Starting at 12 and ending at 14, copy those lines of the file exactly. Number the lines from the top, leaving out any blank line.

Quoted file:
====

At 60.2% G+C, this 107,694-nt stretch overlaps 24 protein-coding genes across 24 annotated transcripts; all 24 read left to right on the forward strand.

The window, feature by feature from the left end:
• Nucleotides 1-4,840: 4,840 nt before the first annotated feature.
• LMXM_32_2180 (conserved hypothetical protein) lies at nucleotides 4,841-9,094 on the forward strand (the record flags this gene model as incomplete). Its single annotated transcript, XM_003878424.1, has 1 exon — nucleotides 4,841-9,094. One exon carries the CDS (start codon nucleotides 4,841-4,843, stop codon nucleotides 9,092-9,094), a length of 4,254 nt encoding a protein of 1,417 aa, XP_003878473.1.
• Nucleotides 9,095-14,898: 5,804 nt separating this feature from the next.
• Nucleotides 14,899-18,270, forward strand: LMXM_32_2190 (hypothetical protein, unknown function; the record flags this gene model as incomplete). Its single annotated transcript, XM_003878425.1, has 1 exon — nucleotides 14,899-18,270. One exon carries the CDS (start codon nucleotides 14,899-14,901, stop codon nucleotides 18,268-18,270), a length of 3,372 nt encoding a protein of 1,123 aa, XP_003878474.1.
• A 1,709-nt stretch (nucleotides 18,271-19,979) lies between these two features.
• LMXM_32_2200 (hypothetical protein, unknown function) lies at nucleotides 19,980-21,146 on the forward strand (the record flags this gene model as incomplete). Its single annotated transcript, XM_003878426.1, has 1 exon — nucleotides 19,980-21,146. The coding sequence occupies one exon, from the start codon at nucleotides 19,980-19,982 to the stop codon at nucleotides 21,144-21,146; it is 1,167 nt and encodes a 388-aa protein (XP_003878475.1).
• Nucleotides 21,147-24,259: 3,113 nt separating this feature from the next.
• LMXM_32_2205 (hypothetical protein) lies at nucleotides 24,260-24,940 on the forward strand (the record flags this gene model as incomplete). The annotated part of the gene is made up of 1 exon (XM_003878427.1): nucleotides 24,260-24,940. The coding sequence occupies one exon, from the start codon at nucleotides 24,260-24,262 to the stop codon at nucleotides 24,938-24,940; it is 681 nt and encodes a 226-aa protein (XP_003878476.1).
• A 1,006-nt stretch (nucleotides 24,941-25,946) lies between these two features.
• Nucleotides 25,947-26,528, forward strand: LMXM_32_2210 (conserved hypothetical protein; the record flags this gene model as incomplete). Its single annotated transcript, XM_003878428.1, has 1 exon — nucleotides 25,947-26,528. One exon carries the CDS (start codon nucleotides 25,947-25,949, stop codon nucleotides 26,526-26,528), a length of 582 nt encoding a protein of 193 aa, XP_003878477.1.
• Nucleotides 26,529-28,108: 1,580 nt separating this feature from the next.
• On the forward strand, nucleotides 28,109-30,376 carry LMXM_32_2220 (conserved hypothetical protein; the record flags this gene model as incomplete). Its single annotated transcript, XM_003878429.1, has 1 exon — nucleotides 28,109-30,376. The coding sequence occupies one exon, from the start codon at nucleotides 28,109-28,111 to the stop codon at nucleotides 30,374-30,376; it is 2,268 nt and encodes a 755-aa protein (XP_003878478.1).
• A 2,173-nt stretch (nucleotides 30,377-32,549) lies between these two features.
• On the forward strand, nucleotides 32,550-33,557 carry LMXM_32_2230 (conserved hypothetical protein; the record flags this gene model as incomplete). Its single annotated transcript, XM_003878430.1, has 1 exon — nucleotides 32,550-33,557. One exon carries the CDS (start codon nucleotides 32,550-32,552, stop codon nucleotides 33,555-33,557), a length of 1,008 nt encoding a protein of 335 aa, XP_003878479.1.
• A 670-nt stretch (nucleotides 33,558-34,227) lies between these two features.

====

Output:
• Nucleotides 25,947-26,528, forward strand: LMXM_32_2210 (conserved hypothetical protein; the record flags this gene model as incomplete). Its single annotated transcript, XM_003878428.1, has 1 exon — nucleotides 25,947-26,528. One exon carries the CDS (start codon nucleotides 25,947-25,949, stop codon nucleotides 26,526-26,528), a length of 582 nt encoding a protein of 193 aa, XP_003878477.1.
• Nucleotides 26,529-28,108: 1,580 nt separating this feature from the next.
• On the forward strand, nucleotides 28,109-30,376 carry LMXM_32_2220 (conserved hypothetical protein; the record flags this gene model as incomplete). Its single annotated transcript, XM_003878429.1, has 1 exon — nucleotides 28,109-30,376. The coding sequence occupies one exon, from the start codon at nucleotides 28,109-28,111 to the stop codon at nucleotides 30,374-30,376; it is 2,268 nt and encodes a 755-aa protein (XP_003878478.1).